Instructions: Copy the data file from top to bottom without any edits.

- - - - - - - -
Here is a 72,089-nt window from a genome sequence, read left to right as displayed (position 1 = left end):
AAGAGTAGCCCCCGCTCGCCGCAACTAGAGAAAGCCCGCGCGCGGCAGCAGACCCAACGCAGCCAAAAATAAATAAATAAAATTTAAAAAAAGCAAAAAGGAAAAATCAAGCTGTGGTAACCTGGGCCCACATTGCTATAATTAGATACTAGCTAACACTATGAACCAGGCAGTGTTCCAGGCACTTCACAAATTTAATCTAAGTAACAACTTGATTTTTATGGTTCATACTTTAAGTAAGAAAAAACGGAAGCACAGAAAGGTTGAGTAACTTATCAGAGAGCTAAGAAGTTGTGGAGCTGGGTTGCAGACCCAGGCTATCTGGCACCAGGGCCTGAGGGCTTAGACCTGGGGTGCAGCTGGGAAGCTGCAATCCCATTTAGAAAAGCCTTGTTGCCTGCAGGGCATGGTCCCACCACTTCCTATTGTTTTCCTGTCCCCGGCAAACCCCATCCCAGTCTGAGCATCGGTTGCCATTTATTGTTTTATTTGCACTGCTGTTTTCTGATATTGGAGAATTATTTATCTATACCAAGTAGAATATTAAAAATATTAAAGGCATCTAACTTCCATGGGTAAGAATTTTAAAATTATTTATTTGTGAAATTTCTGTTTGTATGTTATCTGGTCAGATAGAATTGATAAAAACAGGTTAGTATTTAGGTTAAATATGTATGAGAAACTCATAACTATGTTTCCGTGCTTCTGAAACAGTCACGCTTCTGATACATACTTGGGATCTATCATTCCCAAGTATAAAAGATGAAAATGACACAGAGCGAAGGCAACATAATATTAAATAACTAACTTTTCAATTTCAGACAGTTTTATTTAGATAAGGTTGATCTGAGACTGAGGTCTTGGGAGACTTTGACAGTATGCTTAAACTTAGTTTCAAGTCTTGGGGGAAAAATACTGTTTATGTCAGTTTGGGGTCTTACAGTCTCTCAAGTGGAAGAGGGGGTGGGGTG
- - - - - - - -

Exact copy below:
Here is a 72,089-nt window from a genome sequence, read left to right as displayed (position 1 = left end):
AAGAGTAGCCCCCGCTCGCCGCAACTAGAGAAAGCCCGCGCGCGGCAGCAGACCCAACGCAGCCAAAAATAAATAAATAAAATTTAAAAAAAGCAAAAAGGAAAAATCAAGCTGTGGTAACCTGGGCCCACATTGCTATAATTAGATACTAGCTAACACTATGAACCAGGCAGTGTTCCAGGCACTTCACAAATTTAATCTAAGTAACAACTTGATTTTTATGGTTCATACTTTAAGTAAGAAAAAACGGAAGCACAGAAAGGTTGAGTAACTTATCAGAGAGCTAAGAAGTTGTGGAGCTGGGTTGCAGACCCAGGCTATCTGGCACCAGGGCCTGAGGGCTTAGACCTGGGGTGCAGCTGGGAAGCTGCAATCCCATTTAGAAAAGCCTTGTTGCCTGCAGGGCATGGTCCCACCACTTCCTATTGTTTTCCTGTCCCCGGCAAACCCCATCCCAGTCTGAGCATCGGTTGCCATTTATTGTTTTATTTGCACTGCTGTTTTCTGATATTGGAGAATTATTTATCTATACCAAGTAGAATATTAAAAATATTAAAGGCATCTAACTTCCATGGGTAAGAATTTTAAAATTATTTATTTGTGAAATTTCTGTTTGTATGTTATCTGGTCAGATAGAATTGATAAAAACAGGTTAGTATTTAGGTTAAATATGTATGAGAAACTCATAACTATGTTTCCGTGCTTCTGAAACAGTCACGCTTCTGATACATACTTGGGATCTATCATTCCCAAGTATAAAAGATGAAAATGACACAGAGCGAAGGCAACATAATATTAAATAACTAACTTTTCAATTTCAGACAGTTTTATTTAGATAAGGTTGATCTGAGACTGAGGTCTTGGGAGACTTTGACAGTATGCTTAAACTTAGTTTCAAGTCTTGGGGGAAAAATACTGTTTATGTCAGTTTGGGGTCTTACAGTCTCTCAAGTGGAAGAGGGGGTGGGGTG